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A new study based on data from Singapore suggests children who spend many hours playing violent video games may show more aggression later in life or may believe that hitting is OK, compared to children who don't play violent video games.
"Just like children's bodies can be affected by what they eat, their brains can be affected by what they repeatedly do," said Douglas A. Gentile when speaking with Reuters by e-mail. Gentile's study was conducted at Iowa State University, while the data was gathered from Singapore.
3,000 children age eight to 17 were asked yearly to report how often they played violent video games, which games were their favorites, and how much gameplay was made up of violent acts. Researchers then asked the children if they would hit someone else if provoked, followed by a series of questions to better establish the child's feelings about violence.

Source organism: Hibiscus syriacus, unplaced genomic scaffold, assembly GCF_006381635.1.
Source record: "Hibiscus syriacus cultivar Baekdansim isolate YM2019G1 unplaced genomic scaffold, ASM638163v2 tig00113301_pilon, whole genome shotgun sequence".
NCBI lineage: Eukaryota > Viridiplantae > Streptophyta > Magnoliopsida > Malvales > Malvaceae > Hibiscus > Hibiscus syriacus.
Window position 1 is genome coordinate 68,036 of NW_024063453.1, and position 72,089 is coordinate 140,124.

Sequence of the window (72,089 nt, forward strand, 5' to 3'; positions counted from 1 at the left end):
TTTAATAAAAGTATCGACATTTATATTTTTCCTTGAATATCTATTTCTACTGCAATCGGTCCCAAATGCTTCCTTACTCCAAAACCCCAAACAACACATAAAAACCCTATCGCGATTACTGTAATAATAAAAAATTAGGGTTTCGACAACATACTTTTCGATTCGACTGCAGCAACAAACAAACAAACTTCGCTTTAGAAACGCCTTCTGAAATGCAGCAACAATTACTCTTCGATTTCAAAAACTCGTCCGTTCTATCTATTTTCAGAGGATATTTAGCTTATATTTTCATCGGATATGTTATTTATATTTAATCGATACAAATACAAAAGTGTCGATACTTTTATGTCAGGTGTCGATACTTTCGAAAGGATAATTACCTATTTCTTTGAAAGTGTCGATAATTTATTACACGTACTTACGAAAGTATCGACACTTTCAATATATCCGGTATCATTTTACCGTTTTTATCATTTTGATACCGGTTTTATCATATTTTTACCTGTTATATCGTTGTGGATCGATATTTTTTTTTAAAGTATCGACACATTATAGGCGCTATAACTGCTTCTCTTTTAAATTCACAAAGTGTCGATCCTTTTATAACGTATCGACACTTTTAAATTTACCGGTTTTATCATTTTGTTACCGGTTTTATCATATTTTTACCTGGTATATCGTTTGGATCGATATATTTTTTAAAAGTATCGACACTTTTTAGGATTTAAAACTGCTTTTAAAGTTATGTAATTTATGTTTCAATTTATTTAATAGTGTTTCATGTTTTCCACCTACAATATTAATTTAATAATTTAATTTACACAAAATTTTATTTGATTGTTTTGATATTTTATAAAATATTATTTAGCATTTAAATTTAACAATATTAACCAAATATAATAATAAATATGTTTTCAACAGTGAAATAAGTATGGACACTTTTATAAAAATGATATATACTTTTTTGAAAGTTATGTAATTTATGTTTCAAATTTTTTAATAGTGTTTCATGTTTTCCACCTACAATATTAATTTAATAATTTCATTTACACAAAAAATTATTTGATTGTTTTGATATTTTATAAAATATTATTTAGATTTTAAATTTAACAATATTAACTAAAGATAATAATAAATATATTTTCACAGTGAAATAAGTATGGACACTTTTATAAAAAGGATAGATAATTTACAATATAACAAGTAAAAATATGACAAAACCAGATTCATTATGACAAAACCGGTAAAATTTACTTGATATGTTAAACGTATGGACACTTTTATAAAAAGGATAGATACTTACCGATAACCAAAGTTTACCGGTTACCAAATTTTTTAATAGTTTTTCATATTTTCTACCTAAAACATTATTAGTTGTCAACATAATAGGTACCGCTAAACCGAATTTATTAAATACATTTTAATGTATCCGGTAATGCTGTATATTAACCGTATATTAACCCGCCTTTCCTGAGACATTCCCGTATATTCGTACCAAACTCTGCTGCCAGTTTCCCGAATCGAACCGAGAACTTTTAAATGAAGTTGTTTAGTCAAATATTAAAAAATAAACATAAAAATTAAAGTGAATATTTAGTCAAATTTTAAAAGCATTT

Christopher Ferguson, researcher on the effects of media behavior at Stetson University in DeLand, FL told Reuters "This is not a very good study. This data set has been criticized before."
Gentile told Reuters that the effect was statistically small, but that didn't stop the national news organization from running the story with the headline "Violent vidoe games may be tied to aggressive thoughts."
How about a study that better establishes what causes parents to stop caring about what media their children are consuming?